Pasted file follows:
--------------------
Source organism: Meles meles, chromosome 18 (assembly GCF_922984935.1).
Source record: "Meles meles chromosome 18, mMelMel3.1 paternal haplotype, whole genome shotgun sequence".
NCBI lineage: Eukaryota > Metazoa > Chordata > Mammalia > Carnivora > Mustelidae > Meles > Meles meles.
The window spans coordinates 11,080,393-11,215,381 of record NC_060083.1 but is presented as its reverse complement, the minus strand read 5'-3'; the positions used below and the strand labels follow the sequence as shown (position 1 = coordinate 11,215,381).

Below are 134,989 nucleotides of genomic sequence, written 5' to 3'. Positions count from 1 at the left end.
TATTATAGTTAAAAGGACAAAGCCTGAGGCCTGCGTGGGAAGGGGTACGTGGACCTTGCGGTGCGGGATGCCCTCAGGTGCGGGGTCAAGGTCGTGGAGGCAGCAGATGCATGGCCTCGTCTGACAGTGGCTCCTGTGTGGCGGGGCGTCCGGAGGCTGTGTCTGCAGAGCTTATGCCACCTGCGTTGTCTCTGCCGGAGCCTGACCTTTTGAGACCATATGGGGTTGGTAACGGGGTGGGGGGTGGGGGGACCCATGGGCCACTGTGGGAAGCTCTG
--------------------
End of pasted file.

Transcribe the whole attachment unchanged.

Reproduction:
Source organism: Meles meles, chromosome 18 (assembly GCF_922984935.1).
Source record: "Meles meles chromosome 18, mMelMel3.1 paternal haplotype, whole genome shotgun sequence".
NCBI lineage: Eukaryota > Metazoa > Chordata > Mammalia > Carnivora > Mustelidae > Meles > Meles meles.
The window spans coordinates 11,080,393-11,215,381 of record NC_060083.1 but is presented as its reverse complement, the minus strand read 5'-3'; the positions used below and the strand labels follow the sequence as shown (position 1 = coordinate 11,215,381).

Below are 134,989 nucleotides of genomic sequence, written 5' to 3'. Positions count from 1 at the left end.
TATTATAGTTAAAAGGACAAAGCCTGAGGCCTGCGTGGGAAGGGGTACGTGGACCTTGCGGTGCGGGATGCCCTCAGGTGCGGGGTCAAGGTCGTGGAGGCAGCAGATGCATGGCCTCGTCTGACAGTGGCTCCTGTGTGGCGGGGCGTCCGGAGGCTGTGTCTGCAGAGCTTATGCCACCTGCGTTGTCTCTGCCGGAGCCTGACCTTTTGAGACCATATGGGGTTGGTAACGGGGTGGGGGGTGGGGGGACCCATGGGCCACTGTGGGAAGCTCTG